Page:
Students Work for Free Enterprise

Spurring entrepreneurship in Northern and Eastern Europe is as much a cultural battle as it is an economic one.  I am spending the rest of this month traveling with a group of students throughout Eastern Europe.  One of the lessons I hope they will learn is about the entrepreneurial transformation underway in countries formerly under the shadow, or more often complete domination, of the communistic USSR.

We are starting our visit in Finland, where we visited Aalto University’s amazing entrepreneurship program.

I have been a fan of Aalto’s Startup Sauna (formerly known as Venture Garage) since it launched a couple of years ago.  I finally had my first chance to visit this program yesterday.

While Finland was never under communist control, socialism has long controlled its culture and economy.  As we heard about the genesis of the Startup Sauna it became clear to us that it is part of a movement not just to spur high growth entrepreneurship, but to change the way people think about free enterprise.

Our guides were a twenty-five year old on-and-off-again Finnish student named Antti and a former Belmont student Shirah Foy, who is now doing graduate work at Aalto.

As we toured the co-working space that includes incredibly creative and flexible working environments, I had to remind myself that the Startup Sauna was a student initiative.  Students created the program and students still “run” it.  In universities in the US, such a program would be run by faculty and an army of staff.  But this incredible space and its myriad of programming is all guided by the creative hands of undergraduate and graduate students of Aalto.

Antti stressed that Startup Sauna is as much a cultural initiative as it is an economic one.  The highly entrenched socialism of Finland has created a culture that is highly risk averse.  The students running Startup Sauna hope that they can be a part of a movement to change this by creating an entrepreneurial ecosystem in Finland.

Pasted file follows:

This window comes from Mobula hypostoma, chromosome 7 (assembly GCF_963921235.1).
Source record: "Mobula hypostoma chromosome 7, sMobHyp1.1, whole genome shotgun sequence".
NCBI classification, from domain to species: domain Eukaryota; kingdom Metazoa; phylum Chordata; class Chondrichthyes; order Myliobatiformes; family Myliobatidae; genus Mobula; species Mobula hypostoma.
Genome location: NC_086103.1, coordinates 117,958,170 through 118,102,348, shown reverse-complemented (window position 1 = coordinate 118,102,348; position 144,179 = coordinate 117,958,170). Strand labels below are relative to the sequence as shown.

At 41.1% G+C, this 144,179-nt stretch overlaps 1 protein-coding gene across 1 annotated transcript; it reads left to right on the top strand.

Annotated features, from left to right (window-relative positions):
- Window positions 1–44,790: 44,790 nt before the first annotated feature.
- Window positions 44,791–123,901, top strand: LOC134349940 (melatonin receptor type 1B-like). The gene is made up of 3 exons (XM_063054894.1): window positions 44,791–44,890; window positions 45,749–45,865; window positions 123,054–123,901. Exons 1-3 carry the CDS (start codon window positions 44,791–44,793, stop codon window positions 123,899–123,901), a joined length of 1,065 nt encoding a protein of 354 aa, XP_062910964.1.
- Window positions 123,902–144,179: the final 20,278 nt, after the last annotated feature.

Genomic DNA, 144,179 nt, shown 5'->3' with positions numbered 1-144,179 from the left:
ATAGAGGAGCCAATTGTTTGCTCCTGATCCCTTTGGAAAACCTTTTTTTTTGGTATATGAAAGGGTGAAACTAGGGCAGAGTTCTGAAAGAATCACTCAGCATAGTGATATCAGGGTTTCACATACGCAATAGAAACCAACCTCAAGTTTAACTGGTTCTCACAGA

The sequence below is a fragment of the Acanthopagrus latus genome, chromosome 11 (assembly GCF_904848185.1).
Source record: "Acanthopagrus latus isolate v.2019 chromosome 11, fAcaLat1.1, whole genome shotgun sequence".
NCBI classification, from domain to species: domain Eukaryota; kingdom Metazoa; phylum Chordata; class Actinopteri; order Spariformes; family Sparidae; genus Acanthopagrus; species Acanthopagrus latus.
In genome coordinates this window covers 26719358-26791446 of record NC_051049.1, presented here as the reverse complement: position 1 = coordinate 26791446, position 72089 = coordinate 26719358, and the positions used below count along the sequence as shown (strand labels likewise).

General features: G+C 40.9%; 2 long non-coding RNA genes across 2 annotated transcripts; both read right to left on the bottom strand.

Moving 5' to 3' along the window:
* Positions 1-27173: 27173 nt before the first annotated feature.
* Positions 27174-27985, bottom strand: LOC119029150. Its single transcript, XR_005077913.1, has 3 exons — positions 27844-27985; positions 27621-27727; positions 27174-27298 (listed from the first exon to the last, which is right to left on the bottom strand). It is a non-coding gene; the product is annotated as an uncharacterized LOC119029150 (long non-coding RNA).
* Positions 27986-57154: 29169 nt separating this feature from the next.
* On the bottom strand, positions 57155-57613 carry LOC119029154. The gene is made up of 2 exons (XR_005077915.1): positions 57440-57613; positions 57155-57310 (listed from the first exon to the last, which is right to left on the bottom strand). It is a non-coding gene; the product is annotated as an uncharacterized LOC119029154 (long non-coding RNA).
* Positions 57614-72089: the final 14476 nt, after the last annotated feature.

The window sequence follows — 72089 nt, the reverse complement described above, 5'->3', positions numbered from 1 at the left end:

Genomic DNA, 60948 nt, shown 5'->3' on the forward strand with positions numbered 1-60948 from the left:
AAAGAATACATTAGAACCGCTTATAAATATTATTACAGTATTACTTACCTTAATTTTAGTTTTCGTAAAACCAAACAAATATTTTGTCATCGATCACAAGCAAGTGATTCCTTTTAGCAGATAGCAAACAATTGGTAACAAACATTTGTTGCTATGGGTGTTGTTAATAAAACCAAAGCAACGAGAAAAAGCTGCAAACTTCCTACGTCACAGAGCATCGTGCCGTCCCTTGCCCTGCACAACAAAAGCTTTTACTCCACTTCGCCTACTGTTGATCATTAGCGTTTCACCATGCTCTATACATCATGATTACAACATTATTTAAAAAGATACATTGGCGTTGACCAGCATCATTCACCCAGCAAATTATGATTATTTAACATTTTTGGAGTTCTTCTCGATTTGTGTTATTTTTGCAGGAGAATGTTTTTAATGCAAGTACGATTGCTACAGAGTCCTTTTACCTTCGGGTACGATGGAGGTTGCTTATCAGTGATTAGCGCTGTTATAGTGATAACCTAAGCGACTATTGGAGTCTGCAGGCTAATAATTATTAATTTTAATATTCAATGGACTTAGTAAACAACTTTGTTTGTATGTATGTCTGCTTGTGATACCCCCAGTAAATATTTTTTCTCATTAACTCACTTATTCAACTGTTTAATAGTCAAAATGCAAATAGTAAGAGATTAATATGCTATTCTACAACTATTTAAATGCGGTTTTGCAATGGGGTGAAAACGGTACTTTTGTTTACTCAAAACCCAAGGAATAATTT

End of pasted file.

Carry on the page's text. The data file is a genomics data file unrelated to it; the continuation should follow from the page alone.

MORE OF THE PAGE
Antti told my students about how the media in Finland reports on entrepreneurship.  When a Finnish startup gets to the point of a successful exit, it is reported as yet another local business “being taken over by the Americans.”  The Finnish media seems indifferent to the wealth that was created for the Finnish founders.  And they ignore the likely use of this wealth to be invested to spur even more new Finnish ventures.

Startup Sauna is more than just a co-working space.  They have started accelerator programs and major entrepreneurship events throughout Eastern Europe and Russia.  They are also working aggressively to create internship opportunities within  high potential startups to get the best and brightest Finnish students to think beyond corporate careers.  They want to open the eyes of these students to the possibility that they, too, can create new ventures and build wealth and opportunity.

While the work being done by Startup Sauna is just one small step, it holds the promise of a brighter economic future for Finland and the rest of Northern and Eastern Europe empowered by free enterprise.